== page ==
SPOTLIGHT SERIES | Myazwe on Transparency, Collaboration, and Bringing His Stories to Life
Welcome to Spotlight Series, a regular feature shining a light on emerging local music makers in the stellar music community in Manitoba.
By Zoë Mills
After dropping three major projects in three years, rapper Myazwe Ntungo (known mononymously as Myazwe) earned international acclaim. On March 31, 2023, he released his first project in years—a five-track EP titled How've You Been?—which details the struggles that shadowed his success.
Born in Winnipeg to Zambian parents, Myazwe grew up surrounded by music. From a young age, he was inspired by church choirs, TV music videos, and his musically-inclined family members (such as his cousins, who many know collectively as The Lytics).
Myazwe released his debut album E: My Experiences on Empty in 2017 followed by an EP just a year later. Less than 12 months after that, in May of 2019, he dropped his sophomore album, Things I Never Said.
“That album changed the trajectory of my career,” says Myazwe. “People took me a lot more seriously. I got a lot of opportunities after that.”
These opportunities brought him around the world for high-profile performances, including opening for YG and Tyga.
In the midst of this well-deserved success, Myazwe experienced what he calls some of the darkest times of his life.
“Most know me as the guy who’s always smiling, the guy who’s always lifting the energy in the room[…]but this is a project that was made out of everything opposite of that.” Myazwe wrote in an Instagram post to announce the release of How've You Been?
“I feel like singles are little pieces of a bigger story. It’s a chapter in a book. Projects like this tell a much bigger story, and I like big stories.” - Myazwe
The EP explores themes of addiction and isolation with poignant and transparent lyrics.
“It's a way for me to discuss these topics in a special way because I'm not one to talk about my problems often. With the music, it's a way for me to release those emotions.”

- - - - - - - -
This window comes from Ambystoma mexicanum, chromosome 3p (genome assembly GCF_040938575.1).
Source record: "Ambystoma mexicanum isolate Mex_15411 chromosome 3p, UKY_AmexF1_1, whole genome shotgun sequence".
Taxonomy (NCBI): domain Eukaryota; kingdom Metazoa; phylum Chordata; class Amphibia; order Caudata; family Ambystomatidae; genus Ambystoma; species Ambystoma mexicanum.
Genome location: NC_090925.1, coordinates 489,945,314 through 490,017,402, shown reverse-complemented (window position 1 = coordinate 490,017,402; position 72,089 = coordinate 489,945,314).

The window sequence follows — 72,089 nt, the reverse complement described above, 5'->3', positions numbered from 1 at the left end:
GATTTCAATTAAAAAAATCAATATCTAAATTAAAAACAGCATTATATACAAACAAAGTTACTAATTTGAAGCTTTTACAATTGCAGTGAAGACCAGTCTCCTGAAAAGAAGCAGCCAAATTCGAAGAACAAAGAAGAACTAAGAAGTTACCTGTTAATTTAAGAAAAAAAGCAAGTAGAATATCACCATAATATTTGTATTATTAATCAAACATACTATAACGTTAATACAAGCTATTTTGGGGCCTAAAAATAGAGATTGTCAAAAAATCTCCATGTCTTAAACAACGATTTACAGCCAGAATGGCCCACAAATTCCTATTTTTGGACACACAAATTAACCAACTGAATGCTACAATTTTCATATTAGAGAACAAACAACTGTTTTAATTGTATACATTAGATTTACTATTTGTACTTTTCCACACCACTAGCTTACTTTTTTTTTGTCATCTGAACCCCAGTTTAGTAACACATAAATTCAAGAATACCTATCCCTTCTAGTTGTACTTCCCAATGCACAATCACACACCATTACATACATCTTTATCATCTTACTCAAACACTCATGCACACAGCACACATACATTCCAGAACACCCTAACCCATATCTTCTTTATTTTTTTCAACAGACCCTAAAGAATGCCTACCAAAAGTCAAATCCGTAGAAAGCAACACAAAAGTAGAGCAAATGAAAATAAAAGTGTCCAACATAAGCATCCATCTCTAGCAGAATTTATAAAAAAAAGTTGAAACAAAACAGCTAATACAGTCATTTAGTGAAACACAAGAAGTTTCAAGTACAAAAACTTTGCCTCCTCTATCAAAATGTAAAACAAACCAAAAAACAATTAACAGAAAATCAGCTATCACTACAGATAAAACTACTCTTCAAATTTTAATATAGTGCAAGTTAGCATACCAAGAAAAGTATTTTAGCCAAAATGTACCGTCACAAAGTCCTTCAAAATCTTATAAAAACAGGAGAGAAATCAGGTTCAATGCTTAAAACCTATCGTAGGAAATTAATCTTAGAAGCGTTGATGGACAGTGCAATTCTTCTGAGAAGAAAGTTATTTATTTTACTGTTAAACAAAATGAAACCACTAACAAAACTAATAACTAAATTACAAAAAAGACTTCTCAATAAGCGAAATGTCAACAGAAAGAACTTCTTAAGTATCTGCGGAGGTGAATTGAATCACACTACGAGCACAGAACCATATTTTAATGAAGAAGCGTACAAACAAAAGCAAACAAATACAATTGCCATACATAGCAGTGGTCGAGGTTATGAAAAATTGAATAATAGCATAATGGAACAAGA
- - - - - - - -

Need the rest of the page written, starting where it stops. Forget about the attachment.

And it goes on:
The new tracks also boast experimental melodies and an impressive range. Myazwe says he wanted this album to offer his audience something they’d never heard from him before.
“The feedback was amazing. Absolutely amazing. Especially considering I hadn’t dropped a project in years,” Myazwe says. “To come back and get such great feedback and people asking for more—I couldn’t be more grateful.”
Myazwe hopes that by sharing his stories, those listening will feel seen and inspired to overcome their own struggles. He says much of the music he listened to growing up offered similar honesty.
“Even though some of my favourite artists grew up completely differently than me, these [struggles] are something everyone goes through. [The music] brings our worlds together.”
Myazwe worked with Dave Mac and Uchenna Nkwonta to create an introspective short film for the EP.
“I really wanted to bring the music to life. A lot of my favourite songs became my favourite songs because of the video that they had,” Myazwe explains.
He recalls some of his favourite music videos: Missy Elliot’s "Get Ur Freak On", Eminiem’s "The Real Slim Shady", and Jay-Z’s "Izzo".
“The first time I ever saw a Jay-Z video, I was like this guy's the coolest dude ever! I was six, seven years old, and I chose him as my favourite rapper from that day. I want [my audience] to see me in this dope, creative way.”
While music television isn’t what it used to be, Myazwe’s grateful for the new channels that exist for today’s emerging artists.
Myazwe recently performed his single "The Plot" for Unreel Sessions.
“It’s super dope, especially for artists who don't have as much exposure,” he says of the video showcase platform. “I've never been shy when it comes to working with new people, I actually embrace it a lot. Collaboration is the best way to grow.”
What’s next for Myazwe? He’s bringing more stories to life—prepare for more video-based releases on his YouTube and another EP before the end of the year.
For Myazwe, it’s important to make holistic and impactful projects, rather than dropping the odd single here and there.
“I feel like singles are little pieces of a bigger story. It’s a chapter in a book. Projects like this tell a much bigger story, and I like big stories.”